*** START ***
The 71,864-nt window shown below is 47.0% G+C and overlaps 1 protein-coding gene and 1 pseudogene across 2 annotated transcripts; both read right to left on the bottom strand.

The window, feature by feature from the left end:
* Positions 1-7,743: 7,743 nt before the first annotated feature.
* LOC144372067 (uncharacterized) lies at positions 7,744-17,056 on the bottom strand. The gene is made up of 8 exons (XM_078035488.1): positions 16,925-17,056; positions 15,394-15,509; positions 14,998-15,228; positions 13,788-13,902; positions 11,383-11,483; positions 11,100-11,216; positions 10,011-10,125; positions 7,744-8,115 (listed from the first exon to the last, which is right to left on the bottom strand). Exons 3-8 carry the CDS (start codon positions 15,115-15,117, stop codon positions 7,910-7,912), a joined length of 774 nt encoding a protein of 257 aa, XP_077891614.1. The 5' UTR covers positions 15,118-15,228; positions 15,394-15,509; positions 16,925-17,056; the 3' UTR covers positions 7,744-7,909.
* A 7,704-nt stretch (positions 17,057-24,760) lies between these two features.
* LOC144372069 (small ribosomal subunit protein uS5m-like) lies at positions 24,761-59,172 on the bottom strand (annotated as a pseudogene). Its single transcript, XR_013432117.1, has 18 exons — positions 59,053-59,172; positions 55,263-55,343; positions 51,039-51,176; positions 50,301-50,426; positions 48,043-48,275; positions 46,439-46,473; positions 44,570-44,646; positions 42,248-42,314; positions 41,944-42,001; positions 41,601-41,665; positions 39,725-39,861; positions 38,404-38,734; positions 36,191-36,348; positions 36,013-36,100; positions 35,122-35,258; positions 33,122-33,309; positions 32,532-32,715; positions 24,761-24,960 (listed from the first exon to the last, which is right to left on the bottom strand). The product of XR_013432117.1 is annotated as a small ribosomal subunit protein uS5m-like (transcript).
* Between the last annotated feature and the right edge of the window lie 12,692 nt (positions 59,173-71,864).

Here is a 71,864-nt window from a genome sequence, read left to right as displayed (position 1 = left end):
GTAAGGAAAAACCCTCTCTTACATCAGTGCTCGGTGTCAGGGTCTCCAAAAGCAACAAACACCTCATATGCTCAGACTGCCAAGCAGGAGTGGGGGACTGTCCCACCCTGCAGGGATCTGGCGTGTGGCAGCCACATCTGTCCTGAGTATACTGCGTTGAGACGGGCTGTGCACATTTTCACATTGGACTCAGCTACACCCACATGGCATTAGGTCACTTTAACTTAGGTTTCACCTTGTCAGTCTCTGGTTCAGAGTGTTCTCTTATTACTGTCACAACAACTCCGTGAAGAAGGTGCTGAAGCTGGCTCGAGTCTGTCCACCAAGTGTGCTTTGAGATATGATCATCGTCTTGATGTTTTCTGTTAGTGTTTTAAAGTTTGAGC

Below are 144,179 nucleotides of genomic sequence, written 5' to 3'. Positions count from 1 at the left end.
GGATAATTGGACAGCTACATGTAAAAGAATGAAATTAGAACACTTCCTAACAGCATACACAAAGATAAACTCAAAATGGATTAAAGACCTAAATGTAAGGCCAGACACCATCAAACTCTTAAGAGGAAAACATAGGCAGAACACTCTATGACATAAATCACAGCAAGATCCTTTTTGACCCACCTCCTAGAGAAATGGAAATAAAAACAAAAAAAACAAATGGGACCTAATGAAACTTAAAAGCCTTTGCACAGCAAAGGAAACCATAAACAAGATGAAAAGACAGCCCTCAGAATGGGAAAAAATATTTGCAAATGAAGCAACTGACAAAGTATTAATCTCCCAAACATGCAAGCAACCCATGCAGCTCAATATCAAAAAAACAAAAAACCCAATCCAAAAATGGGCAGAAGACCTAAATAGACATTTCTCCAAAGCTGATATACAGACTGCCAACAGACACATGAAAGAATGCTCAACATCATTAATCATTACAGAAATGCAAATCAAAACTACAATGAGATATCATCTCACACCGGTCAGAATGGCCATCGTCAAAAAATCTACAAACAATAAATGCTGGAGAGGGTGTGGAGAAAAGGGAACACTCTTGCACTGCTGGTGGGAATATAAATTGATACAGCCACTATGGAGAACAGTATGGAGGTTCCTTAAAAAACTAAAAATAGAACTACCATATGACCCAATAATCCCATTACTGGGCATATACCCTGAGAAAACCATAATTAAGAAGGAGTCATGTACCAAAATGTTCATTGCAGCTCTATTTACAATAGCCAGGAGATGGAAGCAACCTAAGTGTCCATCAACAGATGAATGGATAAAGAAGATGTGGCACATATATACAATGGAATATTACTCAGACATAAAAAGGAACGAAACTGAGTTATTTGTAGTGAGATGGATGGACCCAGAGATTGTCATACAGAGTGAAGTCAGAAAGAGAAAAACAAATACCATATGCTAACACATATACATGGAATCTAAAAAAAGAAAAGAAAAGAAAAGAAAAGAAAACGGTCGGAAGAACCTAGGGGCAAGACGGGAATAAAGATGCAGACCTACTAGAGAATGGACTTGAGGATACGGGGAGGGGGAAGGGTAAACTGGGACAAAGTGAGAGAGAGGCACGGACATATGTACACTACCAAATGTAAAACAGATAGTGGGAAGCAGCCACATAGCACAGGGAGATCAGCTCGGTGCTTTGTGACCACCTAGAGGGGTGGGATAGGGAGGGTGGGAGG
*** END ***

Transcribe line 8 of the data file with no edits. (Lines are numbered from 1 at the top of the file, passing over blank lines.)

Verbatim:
Here is a 71,864-nt window from a genome sequence, read left to right as displayed (position 1 = left end):